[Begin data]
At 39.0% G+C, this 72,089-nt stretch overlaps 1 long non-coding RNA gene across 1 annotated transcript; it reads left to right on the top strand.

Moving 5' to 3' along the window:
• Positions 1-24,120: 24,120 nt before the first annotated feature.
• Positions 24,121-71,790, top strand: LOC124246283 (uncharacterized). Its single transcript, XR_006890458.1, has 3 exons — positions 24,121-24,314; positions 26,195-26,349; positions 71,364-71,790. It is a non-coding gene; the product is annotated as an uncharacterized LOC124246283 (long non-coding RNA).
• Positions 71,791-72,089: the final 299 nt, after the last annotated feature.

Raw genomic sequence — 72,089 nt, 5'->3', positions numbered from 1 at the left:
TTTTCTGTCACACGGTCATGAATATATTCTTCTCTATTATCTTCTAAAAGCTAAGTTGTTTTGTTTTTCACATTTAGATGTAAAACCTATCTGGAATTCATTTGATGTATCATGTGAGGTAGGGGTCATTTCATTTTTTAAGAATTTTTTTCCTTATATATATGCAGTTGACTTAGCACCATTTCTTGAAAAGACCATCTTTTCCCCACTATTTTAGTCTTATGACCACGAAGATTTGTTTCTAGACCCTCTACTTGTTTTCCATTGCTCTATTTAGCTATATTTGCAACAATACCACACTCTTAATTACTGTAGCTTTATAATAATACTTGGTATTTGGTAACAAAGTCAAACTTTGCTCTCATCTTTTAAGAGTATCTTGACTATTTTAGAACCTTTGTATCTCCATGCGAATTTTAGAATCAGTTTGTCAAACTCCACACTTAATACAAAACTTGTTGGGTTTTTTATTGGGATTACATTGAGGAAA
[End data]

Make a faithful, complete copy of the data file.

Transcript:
At 39.0% G+C, this 72,089-nt stretch overlaps 1 long non-coding RNA gene across 1 annotated transcript; it reads left to right on the top strand.

Moving 5' to 3' along the window:
• Positions 1-24,120: 24,120 nt before the first annotated feature.
• Positions 24,121-71,790, top strand: LOC124246283 (uncharacterized). Its single transcript, XR_006890458.1, has 3 exons — positions 24,121-24,314; positions 26,195-26,349; positions 71,364-71,790. It is a non-coding gene; the product is annotated as an uncharacterized LOC124246283 (long non-coding RNA).
• Positions 71,791-72,089: the final 299 nt, after the last annotated feature.

Raw genomic sequence — 72,089 nt, 5'->3', positions numbered from 1 at the left:
TTTTCTGTCACACGGTCATGAATATATTCTTCTCTATTATCTTCTAAAAGCTAAGTTGTTTTGTTTTTCACATTTAGATGTAAAACCTATCTGGAATTCATTTGATGTATCATGTGAGGTAGGGGTCATTTCATTTTTTAAGAATTTTTTTCCTTATATATATGCAGTTGACTTAGCACCATTTCTTGAAAAGACCATCTTTTCCCCACTATTTTAGTCTTATGACCACGAAGATTTGTTTCTAGACCCTCTACTTGTTTTCCATTGCTCTATTTAGCTATATTTGCAACAATACCACACTCTTAATTACTGTAGCTTTATAATAATACTTGGTATTTGGTAACAAAGTCAAACTTTGCTCTCATCTTTTAAGAGTATCTTGACTATTTTAGAACCTTTGTATCTCCATGCGAATTTTAGAATCAGTTTGTCAAACTCCACACTTAATACAAAACTTGTTGGGTTTTTTATTGGGATTACATTGAGGAAA